No less than the synthesizer, the electric organ, with its versatility of compass and timbre, can create electronic music of uncannily evocative sounds. Klaus Schulze’s Irrlicht deftly demonstrated this back in the early 1970s; now comes the solo organ work In Tenebris Ratione Organi by Michael Bonaventure, whose universe of electronic sounds follow a creative logic uniquely his own.
Bonaventure, who is based in both Edinburgh and Amsterdam, is a composer and concert organist whose performances include new music as well as the organ works of Messiaen. His own compositions have been written for organ, piano, carillon, and choir; the eleven-track Works 2008-2017, available from the Unexplained Sounds Group netlabel, is a good introduction to some of his recent output.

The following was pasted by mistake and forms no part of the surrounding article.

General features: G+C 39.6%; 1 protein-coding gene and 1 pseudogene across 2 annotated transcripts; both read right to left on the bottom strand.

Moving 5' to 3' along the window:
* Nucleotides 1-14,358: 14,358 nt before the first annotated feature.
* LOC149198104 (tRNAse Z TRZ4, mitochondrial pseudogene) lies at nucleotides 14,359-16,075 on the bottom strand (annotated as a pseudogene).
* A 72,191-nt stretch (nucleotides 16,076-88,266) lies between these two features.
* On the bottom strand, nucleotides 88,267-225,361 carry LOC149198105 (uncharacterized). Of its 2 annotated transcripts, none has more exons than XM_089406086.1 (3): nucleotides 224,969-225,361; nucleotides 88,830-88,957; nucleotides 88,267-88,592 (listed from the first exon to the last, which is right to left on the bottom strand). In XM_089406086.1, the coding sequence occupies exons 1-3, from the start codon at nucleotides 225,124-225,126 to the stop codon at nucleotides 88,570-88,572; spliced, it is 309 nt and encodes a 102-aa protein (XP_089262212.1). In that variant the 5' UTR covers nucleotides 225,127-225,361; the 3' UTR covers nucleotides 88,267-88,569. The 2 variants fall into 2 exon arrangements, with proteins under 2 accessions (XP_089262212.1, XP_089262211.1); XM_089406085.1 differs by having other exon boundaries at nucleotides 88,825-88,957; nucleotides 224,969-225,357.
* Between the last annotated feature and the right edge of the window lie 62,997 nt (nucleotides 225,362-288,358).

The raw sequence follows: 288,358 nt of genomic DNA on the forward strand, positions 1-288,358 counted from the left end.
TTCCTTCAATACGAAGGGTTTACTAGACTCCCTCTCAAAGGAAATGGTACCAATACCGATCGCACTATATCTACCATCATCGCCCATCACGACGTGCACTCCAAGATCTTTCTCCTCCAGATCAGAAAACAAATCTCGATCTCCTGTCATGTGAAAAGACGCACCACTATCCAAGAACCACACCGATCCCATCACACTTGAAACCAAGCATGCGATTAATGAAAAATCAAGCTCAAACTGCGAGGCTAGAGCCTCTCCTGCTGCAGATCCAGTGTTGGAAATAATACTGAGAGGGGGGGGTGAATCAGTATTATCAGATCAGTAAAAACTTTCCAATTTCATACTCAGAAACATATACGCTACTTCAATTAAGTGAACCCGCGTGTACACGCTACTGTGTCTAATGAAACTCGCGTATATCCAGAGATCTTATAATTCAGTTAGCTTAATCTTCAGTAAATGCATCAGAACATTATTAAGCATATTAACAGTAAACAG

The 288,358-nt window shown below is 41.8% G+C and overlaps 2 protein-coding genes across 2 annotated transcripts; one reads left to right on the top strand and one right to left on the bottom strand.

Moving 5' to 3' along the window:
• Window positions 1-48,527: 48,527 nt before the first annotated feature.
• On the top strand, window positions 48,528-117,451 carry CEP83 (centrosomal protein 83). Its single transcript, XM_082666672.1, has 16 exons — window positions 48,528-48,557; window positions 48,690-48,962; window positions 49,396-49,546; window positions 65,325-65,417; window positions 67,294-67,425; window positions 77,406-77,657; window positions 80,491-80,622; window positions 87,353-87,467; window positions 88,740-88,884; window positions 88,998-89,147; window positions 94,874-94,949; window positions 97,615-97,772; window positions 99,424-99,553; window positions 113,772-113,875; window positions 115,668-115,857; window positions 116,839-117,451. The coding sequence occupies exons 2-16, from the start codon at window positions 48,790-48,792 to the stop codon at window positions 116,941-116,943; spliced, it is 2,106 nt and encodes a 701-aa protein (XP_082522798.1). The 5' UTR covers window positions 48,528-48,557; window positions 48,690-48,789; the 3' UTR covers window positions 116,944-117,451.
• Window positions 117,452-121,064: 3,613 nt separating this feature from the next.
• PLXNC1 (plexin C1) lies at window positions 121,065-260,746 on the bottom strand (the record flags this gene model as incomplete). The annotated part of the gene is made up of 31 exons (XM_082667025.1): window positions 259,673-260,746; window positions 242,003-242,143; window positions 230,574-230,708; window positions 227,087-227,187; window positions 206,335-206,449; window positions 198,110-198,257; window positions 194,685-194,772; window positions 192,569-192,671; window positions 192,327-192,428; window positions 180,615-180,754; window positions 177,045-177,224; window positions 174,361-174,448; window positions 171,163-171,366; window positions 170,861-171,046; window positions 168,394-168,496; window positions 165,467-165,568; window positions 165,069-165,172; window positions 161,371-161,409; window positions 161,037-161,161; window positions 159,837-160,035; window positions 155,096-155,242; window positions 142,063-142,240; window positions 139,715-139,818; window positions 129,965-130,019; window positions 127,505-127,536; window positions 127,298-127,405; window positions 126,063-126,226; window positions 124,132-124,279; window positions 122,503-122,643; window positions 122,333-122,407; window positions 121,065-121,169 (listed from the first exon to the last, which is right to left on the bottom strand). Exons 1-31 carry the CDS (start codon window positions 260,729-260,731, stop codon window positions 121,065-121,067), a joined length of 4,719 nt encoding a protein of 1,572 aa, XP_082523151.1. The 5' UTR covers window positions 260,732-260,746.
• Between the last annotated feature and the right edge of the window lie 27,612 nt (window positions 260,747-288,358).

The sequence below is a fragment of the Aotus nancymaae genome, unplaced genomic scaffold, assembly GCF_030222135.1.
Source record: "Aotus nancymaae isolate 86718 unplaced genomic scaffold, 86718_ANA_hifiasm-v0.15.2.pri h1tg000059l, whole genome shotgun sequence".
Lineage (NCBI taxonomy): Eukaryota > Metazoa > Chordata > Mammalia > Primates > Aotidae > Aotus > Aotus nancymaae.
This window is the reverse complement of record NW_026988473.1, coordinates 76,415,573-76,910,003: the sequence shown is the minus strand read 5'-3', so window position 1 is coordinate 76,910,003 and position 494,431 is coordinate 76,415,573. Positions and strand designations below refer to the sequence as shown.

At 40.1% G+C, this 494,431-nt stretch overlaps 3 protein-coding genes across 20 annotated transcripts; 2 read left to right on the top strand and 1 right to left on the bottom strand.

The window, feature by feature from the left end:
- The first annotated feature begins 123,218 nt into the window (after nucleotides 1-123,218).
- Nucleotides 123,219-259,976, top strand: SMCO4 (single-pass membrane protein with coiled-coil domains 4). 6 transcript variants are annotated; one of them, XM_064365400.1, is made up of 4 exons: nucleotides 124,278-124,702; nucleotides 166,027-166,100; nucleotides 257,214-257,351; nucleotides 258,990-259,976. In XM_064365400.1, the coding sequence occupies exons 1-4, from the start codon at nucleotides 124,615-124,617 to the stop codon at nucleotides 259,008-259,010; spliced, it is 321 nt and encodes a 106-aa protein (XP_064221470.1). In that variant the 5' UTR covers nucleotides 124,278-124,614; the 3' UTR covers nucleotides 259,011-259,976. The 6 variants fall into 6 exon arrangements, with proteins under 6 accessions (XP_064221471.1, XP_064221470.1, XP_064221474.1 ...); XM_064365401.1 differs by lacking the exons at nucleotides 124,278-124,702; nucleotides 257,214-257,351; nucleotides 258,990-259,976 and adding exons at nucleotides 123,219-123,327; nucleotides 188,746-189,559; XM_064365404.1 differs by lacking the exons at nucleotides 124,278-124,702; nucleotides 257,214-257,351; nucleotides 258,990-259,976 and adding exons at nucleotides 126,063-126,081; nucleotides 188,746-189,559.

Intriguingly, some of the sounds of the instruments and groups he composes for in other contexts obliquely find their way into In Tenebris Ratione Organi. Through the shimmering washes of bright timbres and richly constructed chords there emerge the sounds of a strangely altered choir of human (or synthetic?) voices; resounding, bell-like tones saturated in delay; and a musical rhetoric that at times recalls the retro-futurist murmurings of analogue synthesizers. Throughout all of the overlays and distortions the organ’s essential voice remains intact. Bonaventure characterizes the music as a kind of alchemy, and it’s clear that the basic organ sound provides him with the prima material he needs to work his often stunning sonic transmutations.
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